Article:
Parise quipped that the last few games with the new units, “I don’t think we’ve had a setup,” so the coaches “wanted to try something different again, and tonight it worked.”
Yeo said, “We struggled for a little while there and next thing you know all we’ve been doing is bouncing around and trying different units probably too much, so we decided to go back to that group. That group at Christmas time and in December was in the top-10 in the league. It’s had success before, so we went back with the group that’d had success. It was a huge goal.”
Added Suter, who turned 31 today, “To finally get our power play going, … it was a relief just because it’s been all the talk. You guys have made it such a big deal and for us to get one with the original group there was big. We have to continue to build.”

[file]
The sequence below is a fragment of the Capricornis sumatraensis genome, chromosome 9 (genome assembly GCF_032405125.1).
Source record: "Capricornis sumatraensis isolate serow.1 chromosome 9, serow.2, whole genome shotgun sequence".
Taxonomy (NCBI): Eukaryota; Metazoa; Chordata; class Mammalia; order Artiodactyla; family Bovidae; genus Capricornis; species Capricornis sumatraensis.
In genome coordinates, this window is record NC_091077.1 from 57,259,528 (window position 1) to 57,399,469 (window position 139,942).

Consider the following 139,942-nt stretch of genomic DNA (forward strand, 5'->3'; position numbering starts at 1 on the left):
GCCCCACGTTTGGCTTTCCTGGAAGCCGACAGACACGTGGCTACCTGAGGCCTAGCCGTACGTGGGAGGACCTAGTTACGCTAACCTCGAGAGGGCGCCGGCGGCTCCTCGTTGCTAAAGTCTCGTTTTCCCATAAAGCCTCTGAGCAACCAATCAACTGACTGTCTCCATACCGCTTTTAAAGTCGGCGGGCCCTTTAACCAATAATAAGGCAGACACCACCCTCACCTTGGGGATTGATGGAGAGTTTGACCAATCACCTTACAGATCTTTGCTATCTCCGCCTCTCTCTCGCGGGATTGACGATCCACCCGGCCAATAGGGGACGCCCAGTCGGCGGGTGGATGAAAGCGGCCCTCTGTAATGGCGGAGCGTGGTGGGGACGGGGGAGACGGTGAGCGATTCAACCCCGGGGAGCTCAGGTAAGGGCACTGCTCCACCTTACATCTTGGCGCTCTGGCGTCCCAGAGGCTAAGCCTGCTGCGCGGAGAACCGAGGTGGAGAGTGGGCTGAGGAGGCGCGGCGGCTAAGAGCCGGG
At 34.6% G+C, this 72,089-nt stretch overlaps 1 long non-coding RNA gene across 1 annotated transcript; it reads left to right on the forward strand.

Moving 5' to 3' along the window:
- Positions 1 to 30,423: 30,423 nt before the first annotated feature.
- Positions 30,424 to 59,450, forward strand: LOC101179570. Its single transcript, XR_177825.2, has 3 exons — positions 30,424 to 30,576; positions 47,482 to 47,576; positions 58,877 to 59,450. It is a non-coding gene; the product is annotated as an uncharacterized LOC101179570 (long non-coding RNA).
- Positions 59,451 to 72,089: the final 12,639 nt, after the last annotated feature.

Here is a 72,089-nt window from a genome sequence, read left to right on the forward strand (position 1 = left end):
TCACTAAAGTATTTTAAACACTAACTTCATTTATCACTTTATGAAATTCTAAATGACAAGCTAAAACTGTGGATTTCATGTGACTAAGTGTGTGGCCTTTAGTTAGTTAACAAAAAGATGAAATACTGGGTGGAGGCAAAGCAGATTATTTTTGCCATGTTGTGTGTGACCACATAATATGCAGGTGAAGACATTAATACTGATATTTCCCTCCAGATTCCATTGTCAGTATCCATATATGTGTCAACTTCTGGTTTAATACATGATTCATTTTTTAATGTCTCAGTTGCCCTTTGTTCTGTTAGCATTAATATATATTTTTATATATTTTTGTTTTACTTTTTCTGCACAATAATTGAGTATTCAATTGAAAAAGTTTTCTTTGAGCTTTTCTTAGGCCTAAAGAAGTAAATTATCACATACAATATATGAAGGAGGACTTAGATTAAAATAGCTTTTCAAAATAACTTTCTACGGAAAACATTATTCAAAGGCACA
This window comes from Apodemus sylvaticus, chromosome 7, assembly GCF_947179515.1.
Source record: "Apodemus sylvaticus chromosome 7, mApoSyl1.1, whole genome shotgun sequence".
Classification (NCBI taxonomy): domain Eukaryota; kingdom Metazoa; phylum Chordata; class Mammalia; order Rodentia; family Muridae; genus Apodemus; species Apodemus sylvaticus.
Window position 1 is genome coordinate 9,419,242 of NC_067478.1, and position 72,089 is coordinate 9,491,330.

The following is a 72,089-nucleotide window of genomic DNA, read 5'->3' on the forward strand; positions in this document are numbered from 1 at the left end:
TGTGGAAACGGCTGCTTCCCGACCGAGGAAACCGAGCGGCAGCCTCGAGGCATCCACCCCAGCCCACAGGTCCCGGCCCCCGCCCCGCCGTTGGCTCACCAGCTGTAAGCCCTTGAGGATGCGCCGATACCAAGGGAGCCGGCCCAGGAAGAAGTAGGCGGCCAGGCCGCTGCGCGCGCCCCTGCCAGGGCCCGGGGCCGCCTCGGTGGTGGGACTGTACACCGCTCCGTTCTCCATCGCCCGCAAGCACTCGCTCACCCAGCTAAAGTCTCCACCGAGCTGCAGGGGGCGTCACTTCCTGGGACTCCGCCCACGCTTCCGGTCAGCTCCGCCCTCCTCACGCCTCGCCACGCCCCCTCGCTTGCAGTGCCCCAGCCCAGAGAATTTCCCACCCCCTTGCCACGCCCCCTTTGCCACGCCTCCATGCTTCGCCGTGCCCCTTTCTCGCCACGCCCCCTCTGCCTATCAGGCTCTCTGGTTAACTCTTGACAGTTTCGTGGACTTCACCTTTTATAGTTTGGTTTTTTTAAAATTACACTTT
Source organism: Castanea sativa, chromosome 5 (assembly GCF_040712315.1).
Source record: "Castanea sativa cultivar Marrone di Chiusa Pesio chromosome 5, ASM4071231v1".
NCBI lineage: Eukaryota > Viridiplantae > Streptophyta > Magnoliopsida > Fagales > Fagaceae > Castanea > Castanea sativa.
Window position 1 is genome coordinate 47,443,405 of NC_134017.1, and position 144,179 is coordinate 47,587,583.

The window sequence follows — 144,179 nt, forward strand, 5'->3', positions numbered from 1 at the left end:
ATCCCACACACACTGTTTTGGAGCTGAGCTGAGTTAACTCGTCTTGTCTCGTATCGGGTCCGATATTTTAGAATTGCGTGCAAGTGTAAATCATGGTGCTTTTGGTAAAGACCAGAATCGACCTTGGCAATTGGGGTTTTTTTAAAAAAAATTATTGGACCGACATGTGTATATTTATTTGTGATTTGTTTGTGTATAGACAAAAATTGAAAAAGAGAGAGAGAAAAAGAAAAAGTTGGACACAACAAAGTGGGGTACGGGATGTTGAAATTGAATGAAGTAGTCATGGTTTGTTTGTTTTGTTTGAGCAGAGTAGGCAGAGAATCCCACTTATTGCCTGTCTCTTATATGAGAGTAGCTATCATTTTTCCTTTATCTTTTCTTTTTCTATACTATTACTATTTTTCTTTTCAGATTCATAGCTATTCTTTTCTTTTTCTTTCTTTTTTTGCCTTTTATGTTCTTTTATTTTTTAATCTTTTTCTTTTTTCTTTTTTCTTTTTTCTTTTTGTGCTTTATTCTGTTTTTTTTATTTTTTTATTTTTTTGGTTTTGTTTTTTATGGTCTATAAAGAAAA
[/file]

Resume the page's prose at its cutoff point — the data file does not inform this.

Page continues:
Kuemper said, “We get that early power-play goal, it was nice to see them rewarded. It was kind of a breath of fresh air for everyone and a bit of relief. You could see us get to our game after that.”
Parise said it was a “relief to get the power-play goal, relief to win, relief to play a good game.
“We really needed it for our own psyche. It’s been getting tough for us lately just losing a lot of games and not producing on offense, it’s been really tough and frustrating. The frustration was creeping in. Hopefully we can turn the page on all that and play more games like tonight.”
Yeo said he was proud for the guys and relieved for them.
“The work ethic has been there,” he said. “I’m not going to sit around and say we’ve been playing great and just been unfairly rewarded, but I liked our focus and [the fact we] continued to stay with it despite the way things have gone and then finding a way to be a little bit better.”
Yeo loved the Nino Niederreiter-Mikko Koivu-Charlie Coyle line. Koivu won 15 of 19 draws, had three shots and was plus-2. He assisted on Haula’s shorthanded goal off a 2-on-1 with Suter. Coyle scored a breakaway goal, had four shots and two hits.